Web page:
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The NPA problem: Lessons from South Korea

LiveMint logoLiveMint 15-08-2017 Harsh Vora

In the aftermath of the global financial crisis, many Indian banks pursued an aggressive lending strategy, wagering on a miraculous revival of the economy. As much of this lending was done without conducting adequate credit appraisal or post-disbursal monitoring, their asset quality quickly deteriorated. Growth slowdown in heavily indebted sectors such as infrastructure, metals, telecom, and textiles only exacerbated the problem.

Nine years on, the worse is not yet over. Reserve Bank of India’s (RBI) Financial Stability Report released in June warned that the banking system’s gross bad loan ratio could rise to as high as 10.2% of the total loan book by March 2018 from 9.6% in March 2017. This should be especially alarming for an economy whose corporate bond markets are shallow and underdeveloped and therefore incapable of sharing the banking system’s burden of lending.

Unfortunately, the numerous solutions that have been attempted over the past decade, such as the Securitization and Reconstruction of Financial Assets and Enforcement of Security Interest (SARFAESI) Act, Corporate Debt Restructuring Mechanism, Strategic Debt Restructuring Scheme, Scheme for Sustainable Structuring of Stressed Assets or S4A and others have hardly helped ameliorate the bad loan situation. To be sure, this is not because these schemes are poor, but because the regulatory environment has not been conducive. The promulgation of the new, consolidated bankruptcy law, though imperfect, is a step in the right direction.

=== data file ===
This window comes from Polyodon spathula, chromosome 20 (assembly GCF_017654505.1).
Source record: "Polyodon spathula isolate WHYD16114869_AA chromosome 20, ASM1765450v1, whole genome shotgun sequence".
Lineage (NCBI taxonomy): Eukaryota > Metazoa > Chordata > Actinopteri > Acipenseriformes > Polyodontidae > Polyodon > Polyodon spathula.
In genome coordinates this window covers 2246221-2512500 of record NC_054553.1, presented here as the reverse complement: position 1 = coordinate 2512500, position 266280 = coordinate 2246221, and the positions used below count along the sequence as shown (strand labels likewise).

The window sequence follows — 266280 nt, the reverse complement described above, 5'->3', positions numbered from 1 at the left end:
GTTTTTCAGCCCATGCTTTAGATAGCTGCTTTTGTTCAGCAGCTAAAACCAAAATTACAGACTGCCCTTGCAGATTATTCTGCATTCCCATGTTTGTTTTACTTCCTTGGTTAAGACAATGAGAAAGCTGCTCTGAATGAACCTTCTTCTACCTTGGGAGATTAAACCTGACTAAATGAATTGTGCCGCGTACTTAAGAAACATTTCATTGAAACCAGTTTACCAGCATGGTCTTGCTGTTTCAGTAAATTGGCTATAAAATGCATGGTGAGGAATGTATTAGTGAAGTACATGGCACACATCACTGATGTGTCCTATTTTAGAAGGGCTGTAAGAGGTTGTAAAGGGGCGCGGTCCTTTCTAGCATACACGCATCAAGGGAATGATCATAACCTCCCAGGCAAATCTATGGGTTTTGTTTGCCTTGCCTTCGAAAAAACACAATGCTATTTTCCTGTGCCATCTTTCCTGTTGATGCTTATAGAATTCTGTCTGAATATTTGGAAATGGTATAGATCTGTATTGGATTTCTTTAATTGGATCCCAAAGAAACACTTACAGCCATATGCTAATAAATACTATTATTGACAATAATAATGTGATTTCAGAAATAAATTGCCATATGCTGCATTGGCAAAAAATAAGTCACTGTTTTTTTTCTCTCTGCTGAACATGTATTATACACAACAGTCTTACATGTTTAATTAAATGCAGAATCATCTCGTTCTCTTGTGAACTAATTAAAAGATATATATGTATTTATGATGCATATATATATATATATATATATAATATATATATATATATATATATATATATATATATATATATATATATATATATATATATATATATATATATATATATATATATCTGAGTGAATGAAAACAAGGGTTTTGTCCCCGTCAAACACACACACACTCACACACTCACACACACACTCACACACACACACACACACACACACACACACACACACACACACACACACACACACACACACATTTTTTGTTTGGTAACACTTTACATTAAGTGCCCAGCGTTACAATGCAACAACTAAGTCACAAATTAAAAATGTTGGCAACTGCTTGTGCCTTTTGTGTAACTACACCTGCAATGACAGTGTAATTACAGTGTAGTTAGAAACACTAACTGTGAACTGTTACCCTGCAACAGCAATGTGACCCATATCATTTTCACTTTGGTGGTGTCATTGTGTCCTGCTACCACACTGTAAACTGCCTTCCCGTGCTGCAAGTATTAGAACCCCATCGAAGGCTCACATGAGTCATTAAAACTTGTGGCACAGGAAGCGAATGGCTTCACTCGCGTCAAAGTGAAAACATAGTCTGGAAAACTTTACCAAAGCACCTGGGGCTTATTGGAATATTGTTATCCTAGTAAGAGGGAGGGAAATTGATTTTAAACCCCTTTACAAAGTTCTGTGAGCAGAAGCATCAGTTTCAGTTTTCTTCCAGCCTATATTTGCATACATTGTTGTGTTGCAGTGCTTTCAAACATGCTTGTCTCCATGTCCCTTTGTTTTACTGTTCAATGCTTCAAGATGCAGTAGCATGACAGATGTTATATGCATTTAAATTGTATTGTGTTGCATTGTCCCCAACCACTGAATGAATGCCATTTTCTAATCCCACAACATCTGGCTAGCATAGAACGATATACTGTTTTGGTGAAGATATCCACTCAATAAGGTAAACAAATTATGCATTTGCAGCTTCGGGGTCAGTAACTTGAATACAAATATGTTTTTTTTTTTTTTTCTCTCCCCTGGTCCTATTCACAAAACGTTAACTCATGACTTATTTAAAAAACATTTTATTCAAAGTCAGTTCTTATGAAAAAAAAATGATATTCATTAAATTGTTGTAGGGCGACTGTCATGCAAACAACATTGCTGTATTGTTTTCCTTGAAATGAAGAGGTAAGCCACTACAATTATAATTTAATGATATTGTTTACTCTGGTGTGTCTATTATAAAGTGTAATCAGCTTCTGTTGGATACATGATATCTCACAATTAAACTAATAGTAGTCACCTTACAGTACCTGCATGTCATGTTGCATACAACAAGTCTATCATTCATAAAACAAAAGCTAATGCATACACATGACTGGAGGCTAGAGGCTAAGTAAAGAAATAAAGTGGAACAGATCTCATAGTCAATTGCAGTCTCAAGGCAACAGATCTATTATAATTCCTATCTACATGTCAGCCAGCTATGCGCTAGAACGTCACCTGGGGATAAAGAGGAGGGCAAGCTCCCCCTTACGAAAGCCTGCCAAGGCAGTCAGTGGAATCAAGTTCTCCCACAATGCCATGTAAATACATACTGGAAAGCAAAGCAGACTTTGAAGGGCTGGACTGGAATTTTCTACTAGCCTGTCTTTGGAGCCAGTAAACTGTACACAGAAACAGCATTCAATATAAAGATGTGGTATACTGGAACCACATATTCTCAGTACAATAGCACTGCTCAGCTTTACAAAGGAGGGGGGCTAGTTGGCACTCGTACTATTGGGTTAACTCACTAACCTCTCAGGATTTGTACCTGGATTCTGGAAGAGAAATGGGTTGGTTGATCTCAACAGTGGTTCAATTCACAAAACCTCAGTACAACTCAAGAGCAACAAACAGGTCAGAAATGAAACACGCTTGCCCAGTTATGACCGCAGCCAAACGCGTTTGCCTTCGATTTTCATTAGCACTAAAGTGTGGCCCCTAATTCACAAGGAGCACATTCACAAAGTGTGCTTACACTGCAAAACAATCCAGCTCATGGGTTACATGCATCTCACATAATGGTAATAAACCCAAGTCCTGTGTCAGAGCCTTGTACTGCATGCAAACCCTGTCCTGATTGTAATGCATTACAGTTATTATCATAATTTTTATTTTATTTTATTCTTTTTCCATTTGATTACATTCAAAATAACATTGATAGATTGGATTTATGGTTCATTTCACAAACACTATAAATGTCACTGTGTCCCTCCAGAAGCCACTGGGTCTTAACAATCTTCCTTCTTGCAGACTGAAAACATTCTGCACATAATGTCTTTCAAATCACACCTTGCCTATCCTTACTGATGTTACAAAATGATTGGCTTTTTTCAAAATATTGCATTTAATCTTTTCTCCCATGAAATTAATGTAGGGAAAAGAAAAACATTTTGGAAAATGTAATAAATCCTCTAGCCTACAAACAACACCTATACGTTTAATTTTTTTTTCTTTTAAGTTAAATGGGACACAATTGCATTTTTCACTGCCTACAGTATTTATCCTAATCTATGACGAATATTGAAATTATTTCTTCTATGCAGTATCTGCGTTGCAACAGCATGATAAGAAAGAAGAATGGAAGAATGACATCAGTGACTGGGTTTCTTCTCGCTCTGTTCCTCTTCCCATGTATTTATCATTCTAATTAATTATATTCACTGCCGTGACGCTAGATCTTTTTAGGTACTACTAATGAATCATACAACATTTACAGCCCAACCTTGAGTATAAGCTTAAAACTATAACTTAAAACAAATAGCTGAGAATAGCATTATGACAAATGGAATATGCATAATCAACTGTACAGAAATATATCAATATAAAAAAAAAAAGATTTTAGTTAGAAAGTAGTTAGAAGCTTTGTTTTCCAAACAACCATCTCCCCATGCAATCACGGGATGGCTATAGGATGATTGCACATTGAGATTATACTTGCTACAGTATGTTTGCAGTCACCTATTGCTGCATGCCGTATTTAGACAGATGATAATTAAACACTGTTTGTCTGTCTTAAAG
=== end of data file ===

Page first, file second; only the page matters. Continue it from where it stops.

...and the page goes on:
Further structural changes proposed by many experts involve bank consolidation, significant divestment, or even privatization. Though these seem like ideal solutions, political expediency would most likely trump economic exigency. A more pragmatic approach would involve creating a national asset management company (NAMC) along the lines of South Korea’s Kamco (Korea Asset Management Corp.) or Malaysia’s Danaharta. This idea was first proposed by RBI’s deputy governor Viral Acharya at a conference in Mumbai early this year.

Following the Asian financial crisis, both Kamco and Danaharta played a crucial role in reducing the stressed assets of ailing banks within specified time frames. Their major contribution entailed reducing imperfections in the market for stressed assets, thereby creating liquidity and fostering competition.

Besides being highly illiquid, the market for stressed assets is also characterized by large information asymmetries—sellers possess more information about soured assets than the buyers. This increases the bid-ask spread and damages the chances of market clearance. The illiquidity in the market also comes with a first-mover disadvantage. Owing to the absence of information on comparables, the buyers end up paying higher prices for the assets.